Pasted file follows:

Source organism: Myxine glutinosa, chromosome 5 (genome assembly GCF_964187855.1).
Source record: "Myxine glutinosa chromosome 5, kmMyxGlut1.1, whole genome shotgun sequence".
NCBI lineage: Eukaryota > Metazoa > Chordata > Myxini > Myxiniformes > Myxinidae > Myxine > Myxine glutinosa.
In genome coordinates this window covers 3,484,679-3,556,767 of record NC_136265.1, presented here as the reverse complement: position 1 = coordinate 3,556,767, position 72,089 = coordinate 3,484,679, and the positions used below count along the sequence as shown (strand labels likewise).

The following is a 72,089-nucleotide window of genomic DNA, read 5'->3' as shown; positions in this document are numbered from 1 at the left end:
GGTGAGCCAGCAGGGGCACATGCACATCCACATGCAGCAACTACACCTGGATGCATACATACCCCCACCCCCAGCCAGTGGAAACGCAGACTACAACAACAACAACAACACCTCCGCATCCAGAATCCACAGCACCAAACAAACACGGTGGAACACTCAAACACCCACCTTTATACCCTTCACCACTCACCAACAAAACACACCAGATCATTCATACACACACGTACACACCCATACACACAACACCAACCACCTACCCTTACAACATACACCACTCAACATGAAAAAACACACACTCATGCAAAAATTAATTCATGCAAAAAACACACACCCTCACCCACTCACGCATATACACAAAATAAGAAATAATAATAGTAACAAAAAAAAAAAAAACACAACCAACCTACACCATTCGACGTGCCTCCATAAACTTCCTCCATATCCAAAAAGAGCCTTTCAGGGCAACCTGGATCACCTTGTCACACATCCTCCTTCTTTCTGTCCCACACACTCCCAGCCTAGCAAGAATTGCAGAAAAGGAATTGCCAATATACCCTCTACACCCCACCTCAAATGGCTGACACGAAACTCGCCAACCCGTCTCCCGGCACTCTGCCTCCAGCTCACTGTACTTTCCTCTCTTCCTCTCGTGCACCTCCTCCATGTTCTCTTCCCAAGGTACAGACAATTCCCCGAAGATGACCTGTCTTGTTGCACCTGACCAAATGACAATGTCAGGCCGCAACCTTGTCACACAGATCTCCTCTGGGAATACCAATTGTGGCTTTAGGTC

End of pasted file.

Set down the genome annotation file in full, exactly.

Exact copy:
Source organism: Myxine glutinosa, chromosome 5 (genome assembly GCF_964187855.1).
Source record: "Myxine glutinosa chromosome 5, kmMyxGlut1.1, whole genome shotgun sequence".
NCBI lineage: Eukaryota > Metazoa > Chordata > Myxini > Myxiniformes > Myxinidae > Myxine > Myxine glutinosa.
In genome coordinates this window covers 3,484,679-3,556,767 of record NC_136265.1, presented here as the reverse complement: position 1 = coordinate 3,556,767, position 72,089 = coordinate 3,484,679, and the positions used below count along the sequence as shown (strand labels likewise).

The following is a 72,089-nucleotide window of genomic DNA, read 5'->3' as shown; positions in this document are numbered from 1 at the left end:
GGTGAGCCAGCAGGGGCACATGCACATCCACATGCAGCAACTACACCTGGATGCATACATACCCCCACCCCCAGCCAGTGGAAACGCAGACTACAACAACAACAACAACACCTCCGCATCCAGAATCCACAGCACCAAACAAACACGGTGGAACACTCAAACACCCACCTTTATACCCTTCACCACTCACCAACAAAACACACCAGATCATTCATACACACACGTACACACCCATACACACAACACCAACCACCTACCCTTACAACATACACCACTCAACATGAAAAAACACACACTCATGCAAAAATTAATTCATGCAAAAAACACACACCCTCACCCACTCACGCATATACACAAAATAAGAAATAATAATAGTAACAAAAAAAAAAAAAACACAACCAACCTACACCATTCGACGTGCCTCCATAAACTTCCTCCATATCCAAAAAGAGCCTTTCAGGGCAACCTGGATCACCTTGTCACACATCCTCCTTCTTTCTGTCCCACACACTCCCAGCCTAGCAAGAATTGCAGAAAAGGAATTGCCAATATACCCTCTACACCCCACCTCAAATGGCTGACACGAAACTCGCCAACCCGTCTCCCGGCACTCTGCCTCCAGCTCACTGTACTTTCCTCTCTTCCTCTCGTGCACCTCCTCCATGTTCTCTTCCCAAGGTACAGACAATTCCCCGAAGATGACCTGTCTTGTTGCACCTGACCAAATGACAATGTCAGGCCGCAACCTTGTCACACAGATCTCCTCTGGGAATACCAATTGTGGCTTTAGGTC